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Tim Francisco, DO

If you knew Tim, you’ve no doubt got a smile on your face with a memory of a time your paths crossed. With a gentle kindness and fun-loving magnetism, he brought out the best in people. On October 21, 2020, we lost one of the good ones; one of the best. Tim was my husband. He was humble, as many never knew of the challenges he overcame in his life. His story is one of strength, courage, resilience and dignity, and it is my honor to share it with you.

Tim was born in Tomahawk, Wisconsin. His father, Orlando Francisco, was a family practice physician in the small, north-woods town. His mother, Beverley Francisco, was a registered nurse, staying home to raise three young children, born within three years, (which makes for some humorous stories, as told best by his mother). Growing up was spent riding 4-wheelers, snow skiing and waterskiing up and down the river in the summer. It was a carefree childhood until the beginning of 8th grade when Tim developed a sudden kidney disease, ultimately diagnosed as a nephrotic syndrome. Too sick to attend school, he missed almost the entire school year. However, just as his physicians had run out of options, Tim had a spontaneous recovery. Rather than let the setback deter him, he went on to compete in golf, wrestling, track and field and ski with the local water ski team; jumping, slalom and barefoot water skiing.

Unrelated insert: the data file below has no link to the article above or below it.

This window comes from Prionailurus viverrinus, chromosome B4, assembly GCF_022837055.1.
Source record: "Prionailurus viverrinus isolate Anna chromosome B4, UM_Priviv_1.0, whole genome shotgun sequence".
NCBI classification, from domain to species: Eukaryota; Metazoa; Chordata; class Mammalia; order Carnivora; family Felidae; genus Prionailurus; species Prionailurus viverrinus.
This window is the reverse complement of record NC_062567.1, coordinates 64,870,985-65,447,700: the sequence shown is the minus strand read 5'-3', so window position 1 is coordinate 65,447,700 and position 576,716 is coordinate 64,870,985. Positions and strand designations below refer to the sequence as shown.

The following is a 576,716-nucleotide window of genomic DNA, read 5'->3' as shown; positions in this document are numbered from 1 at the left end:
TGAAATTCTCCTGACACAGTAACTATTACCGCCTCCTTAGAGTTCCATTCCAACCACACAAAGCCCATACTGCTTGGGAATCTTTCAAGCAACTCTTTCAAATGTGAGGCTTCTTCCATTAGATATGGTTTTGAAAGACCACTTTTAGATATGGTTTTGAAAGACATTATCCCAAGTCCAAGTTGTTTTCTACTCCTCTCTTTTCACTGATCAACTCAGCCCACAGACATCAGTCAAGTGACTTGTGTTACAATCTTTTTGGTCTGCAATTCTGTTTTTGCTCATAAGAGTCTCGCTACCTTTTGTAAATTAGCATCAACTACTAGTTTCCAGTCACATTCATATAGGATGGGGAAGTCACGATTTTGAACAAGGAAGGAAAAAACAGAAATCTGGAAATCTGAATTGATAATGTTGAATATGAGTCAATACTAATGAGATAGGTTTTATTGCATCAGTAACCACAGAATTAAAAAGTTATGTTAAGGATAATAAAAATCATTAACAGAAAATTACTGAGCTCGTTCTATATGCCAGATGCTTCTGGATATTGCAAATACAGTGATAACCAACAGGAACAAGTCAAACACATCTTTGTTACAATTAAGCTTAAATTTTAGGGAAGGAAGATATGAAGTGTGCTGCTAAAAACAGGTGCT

It was only natural that the summer following his first year of college, Tim, along with his best friend, Bob Imm, would head to California to pursue a dream—to waterski professionally. I’m sure he had no idea that this divergence would lead to more than 10 years of adventure, taking him from MarineWorld Africa/USA, to SeaWorld, San Diego to shows around the world including in Hassloch, Germany. Tim not only skied but also became a highly skilled boat driver that most hoped would be behind the wheel, pulling high speed jump acts, stunt driving for a runaway boat scene in an episode of Baywatch at SeaWorld or launching a jump boat off a ramp, on occasion, through fire. As his dad said to Tim, “You always loved speed!”

You knew it was going to be a good show when Tim was one of the skiers in the barefoot act. The water was always rough in Mission Bay at SeaWorld in San Diego, but no matter the conditions, Tim always made it around the island and back to the stage to take a bow. If he fell, he held on, dragged on his back, tumbled back up (sometimes again and again), toughing it out until the end. This was Tim’s attitude in life—he just didn’t give up.

For several years, Tim spent his winters in Squaw Valley, California, tuning skis to pay rent so he could follow another passion, alpine skiing. Tim developed a love of snow skiing early on, making family trips to the Upper Peninsula, but his first taste of mountain skiing was in high school on a memorable trip to Beaver Creek, Colorado with his dad and friend, Bob, with his dad recalling, “he skied all the double black diamonds.”